Criminal Justice Class Notes
Criminal Justice Class Notes Criminal Justice 101
Popular in Criminal Justice in America
Popular in Criminology and Criminal Justice
This 3 page Class Notes was uploaded by Bailey Wilhoit on Sunday October 16, 2016. The Class Notes belongs to Criminal Justice 101 at University of South Carolina - Columbia taught by Therese Lee Clement in Fall 2016. Since its upload, it has received 9 views. For similar materials see Criminal Justice in America in Criminology and Criminal Justice at University of South Carolina - Columbia.
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Date Created: 10/16/16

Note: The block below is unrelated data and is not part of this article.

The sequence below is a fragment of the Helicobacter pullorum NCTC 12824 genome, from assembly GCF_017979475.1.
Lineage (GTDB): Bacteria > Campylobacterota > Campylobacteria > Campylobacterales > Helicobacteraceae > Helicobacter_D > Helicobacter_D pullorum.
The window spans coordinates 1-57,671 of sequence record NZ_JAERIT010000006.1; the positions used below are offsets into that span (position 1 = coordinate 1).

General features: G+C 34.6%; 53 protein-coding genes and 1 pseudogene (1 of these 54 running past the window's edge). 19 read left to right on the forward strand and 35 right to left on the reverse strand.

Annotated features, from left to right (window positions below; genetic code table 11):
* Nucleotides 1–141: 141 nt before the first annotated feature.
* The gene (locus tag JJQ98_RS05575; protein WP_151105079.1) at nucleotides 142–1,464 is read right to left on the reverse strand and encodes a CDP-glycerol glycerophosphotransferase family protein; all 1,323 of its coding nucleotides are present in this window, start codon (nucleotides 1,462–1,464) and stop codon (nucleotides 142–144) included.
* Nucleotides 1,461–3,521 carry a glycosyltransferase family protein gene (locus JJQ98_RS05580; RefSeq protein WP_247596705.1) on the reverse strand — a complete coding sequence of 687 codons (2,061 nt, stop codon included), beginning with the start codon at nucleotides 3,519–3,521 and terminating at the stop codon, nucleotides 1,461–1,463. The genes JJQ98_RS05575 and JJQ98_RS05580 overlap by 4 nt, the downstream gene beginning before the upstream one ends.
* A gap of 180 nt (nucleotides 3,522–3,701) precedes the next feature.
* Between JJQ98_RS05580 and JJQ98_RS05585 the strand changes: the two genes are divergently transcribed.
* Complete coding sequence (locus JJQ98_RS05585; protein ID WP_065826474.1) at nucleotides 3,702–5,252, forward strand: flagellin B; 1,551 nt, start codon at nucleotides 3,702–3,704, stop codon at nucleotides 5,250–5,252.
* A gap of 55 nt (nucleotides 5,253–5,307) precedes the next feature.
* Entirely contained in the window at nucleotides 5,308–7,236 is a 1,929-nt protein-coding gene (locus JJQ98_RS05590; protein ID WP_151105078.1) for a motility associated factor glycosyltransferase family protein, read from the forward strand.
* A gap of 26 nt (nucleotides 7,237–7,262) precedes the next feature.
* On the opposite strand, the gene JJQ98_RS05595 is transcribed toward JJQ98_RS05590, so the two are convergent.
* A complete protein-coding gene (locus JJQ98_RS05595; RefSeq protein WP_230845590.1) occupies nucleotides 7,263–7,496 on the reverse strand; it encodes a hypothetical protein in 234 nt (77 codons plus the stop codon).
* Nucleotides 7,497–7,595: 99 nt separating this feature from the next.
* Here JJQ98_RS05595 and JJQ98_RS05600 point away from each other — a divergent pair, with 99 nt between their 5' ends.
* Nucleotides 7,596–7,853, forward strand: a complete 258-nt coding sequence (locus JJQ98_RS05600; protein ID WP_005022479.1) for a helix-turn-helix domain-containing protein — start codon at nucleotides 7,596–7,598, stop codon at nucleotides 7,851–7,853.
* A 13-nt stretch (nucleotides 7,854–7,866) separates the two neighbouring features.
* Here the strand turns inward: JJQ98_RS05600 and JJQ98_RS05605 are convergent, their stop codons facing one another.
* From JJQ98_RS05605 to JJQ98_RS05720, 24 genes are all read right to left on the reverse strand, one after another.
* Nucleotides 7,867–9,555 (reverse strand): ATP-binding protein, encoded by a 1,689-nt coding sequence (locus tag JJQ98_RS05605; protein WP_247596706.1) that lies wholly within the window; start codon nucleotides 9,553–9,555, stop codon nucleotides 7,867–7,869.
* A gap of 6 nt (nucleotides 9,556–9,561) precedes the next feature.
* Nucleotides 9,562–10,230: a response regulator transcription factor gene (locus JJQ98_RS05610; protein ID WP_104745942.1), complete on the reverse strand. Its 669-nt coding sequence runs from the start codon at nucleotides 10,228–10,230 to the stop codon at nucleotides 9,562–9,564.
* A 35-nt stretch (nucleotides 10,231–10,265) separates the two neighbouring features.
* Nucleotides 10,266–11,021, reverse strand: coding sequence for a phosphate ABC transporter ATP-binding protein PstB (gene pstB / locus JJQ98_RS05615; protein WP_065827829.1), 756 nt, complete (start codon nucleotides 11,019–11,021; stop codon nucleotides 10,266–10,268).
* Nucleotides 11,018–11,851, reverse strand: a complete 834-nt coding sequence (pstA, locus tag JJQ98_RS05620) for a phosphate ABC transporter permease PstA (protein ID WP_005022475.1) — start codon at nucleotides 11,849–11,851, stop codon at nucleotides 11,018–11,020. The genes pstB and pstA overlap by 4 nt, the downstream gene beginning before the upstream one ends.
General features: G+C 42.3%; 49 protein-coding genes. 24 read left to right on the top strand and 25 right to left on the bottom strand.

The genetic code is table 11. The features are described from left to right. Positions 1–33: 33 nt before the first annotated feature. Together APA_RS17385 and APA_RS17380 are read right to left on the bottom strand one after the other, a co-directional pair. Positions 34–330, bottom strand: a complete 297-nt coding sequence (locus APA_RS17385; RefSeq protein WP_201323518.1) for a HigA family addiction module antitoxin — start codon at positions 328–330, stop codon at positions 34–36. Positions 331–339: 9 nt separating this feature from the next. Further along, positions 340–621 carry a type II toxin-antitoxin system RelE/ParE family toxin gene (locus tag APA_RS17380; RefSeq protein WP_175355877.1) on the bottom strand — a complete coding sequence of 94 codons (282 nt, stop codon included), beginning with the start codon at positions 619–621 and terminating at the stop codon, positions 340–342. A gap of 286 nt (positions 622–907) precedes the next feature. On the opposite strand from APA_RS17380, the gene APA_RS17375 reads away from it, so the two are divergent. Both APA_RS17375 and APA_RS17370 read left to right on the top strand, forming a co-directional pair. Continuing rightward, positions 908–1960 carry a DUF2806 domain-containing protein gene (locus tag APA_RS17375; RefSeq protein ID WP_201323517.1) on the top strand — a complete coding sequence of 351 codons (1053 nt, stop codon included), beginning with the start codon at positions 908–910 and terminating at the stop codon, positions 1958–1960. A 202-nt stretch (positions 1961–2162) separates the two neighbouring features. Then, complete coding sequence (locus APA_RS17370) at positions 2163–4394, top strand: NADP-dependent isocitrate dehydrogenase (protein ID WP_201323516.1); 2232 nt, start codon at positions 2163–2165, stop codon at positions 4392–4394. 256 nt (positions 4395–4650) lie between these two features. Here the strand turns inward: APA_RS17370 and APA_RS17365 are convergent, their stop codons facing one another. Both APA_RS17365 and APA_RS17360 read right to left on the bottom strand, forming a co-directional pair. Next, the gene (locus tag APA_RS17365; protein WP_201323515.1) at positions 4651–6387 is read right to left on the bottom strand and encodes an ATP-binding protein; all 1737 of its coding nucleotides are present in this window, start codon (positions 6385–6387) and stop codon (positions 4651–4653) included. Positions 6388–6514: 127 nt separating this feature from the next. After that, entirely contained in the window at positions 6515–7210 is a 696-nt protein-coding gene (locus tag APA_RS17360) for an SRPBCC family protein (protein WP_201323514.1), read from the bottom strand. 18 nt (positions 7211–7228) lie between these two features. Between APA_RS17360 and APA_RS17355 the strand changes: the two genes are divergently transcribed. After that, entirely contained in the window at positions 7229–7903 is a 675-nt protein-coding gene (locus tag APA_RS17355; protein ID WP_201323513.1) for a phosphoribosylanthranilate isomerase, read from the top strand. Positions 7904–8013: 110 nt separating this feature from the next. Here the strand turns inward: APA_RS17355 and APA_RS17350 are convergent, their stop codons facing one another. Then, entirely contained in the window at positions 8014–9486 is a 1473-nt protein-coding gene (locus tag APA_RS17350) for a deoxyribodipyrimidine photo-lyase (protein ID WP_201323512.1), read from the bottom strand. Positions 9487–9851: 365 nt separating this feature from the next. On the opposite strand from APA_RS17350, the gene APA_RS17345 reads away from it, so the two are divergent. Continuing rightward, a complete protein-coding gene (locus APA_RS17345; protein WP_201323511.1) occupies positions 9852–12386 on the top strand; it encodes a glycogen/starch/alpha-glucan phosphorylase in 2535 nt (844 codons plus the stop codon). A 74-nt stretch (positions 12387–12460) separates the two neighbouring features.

Criminal Justice Week 4 ● Civil Law ○ Separate from criminal law ○ When you sue someone ○ Private parties start civil case ○ The person who files the case is the plaintiff ○ The person filed against is the defendant ○ Ex: ■ Contract dispute ● You believe someone breached a contract ● In order to win, you must prove there is a contract and consideration ○ What is a contract? ■ There must be an offer, then an acceptance ○ What is consideration? ■ In law it means both sides have to give something up ● You must show the breech of the contract ○ Sometimes breach is intentional, other times it’s impossible ■ Going to sell house, but before you close the house burns down. ■ Tort ● Private wrong that causes harm to another ○ Ex: car accident ■ Divorce ● Breach their vows (basically a contract dispute) ○ What you normally sue for is fair compensation, not jail time ○ Must prove case by preponderance of the evidence ■ Civil standard of proof ■ Prove case “more likely than not” ● Court if center of criminal justice system ○ Juris prudence: philosophy of the law ○ Dual court system ■ Subject to federal and state courts at any given time ○ Federal court ■ If you commit federal crime ■ Levels of federal court (low to high) ● United States Magistrate Courts ○ Jurisdiction over lesser misdemeanor cases ○ Set bail in federal cases, even for cases they can’t take the trial ○ Have original jurisdiction in magistrate level cases ■ First court that has the authority to take the case all the way to verdict ● US District Court ○ Courts of general jurisdiction ○ Federal felonies and federal misdemeanors ○ Can try all federal crimes ● US Court of Appeals ○ Federal appellate court as opposed to trial court ○ Trial court: call witnesses; put up evidence ○ Appellate court: handles appeal ■ Don’t like sentence or verdict ■ They look at what happens at trial level and determines if there was any judicial error in the trial ■ You have to object at the time it is occurring in trial; judge gets to decide based on objection and they may make incorrect decision; this is what the appellate court looks at ○ Since the appellate court is looking for judicial error, you can’t appeal just on innocence ○ They just look for if you got a fair trial ○ If you got a fair trial with no judicial error, but you’re innocent, you can’t win the appeal ○ The appellate court can overturn conviction and end case ■ They can overturn conviction and grant a “trial de ovo” (new trial) ■ The appellate court can affirm what happened at trial level ■ They can remand with instructions to correct judicial error ● They send it back down and tell you what to fix ● Ex: go to trial on a case, facing up to 10 years. You got to trial and lose, the judge gives you 20 years. Gives client too much time, goes on appeal. The appellate court send it back down to trail court and tells them to fix sentence ● US Supreme Court ○ Appellate court with appellate jurisdiction ○ Court of last resort ○ Review cases, review what happened on lower levels ■ For judicial error and first appellate level error ○ In 2011 only 95 of Supreme Court cases were reversed ○ They don’t have to hear case if they don’t want to ■ How do they decide? ● If it’s a case with national importance they might hear the case ● They will issue a writ of certiorari if they decide to hear your case ● They will send writ to court below it, telling them to send everything about the case up to them ○ State Courts ■ Similar to federal ■ Lowest level courts are trial courts of limited jurisdiction ● Traffic court ● Magistrate court ● City court ■ Next level: ● Trial courts of general jurisdiction ○ Can try felonies and misdemeanors ○ In SC criminal court ○ Called General Sessions Court ○ In SC civil court ■ Called Common Pleas Court ■ Next: Appellate Court ● SC Court of Appeals ■ Next: highest level ● State Supreme Court ● Appellate jurisdiction ● Not original jurisdiction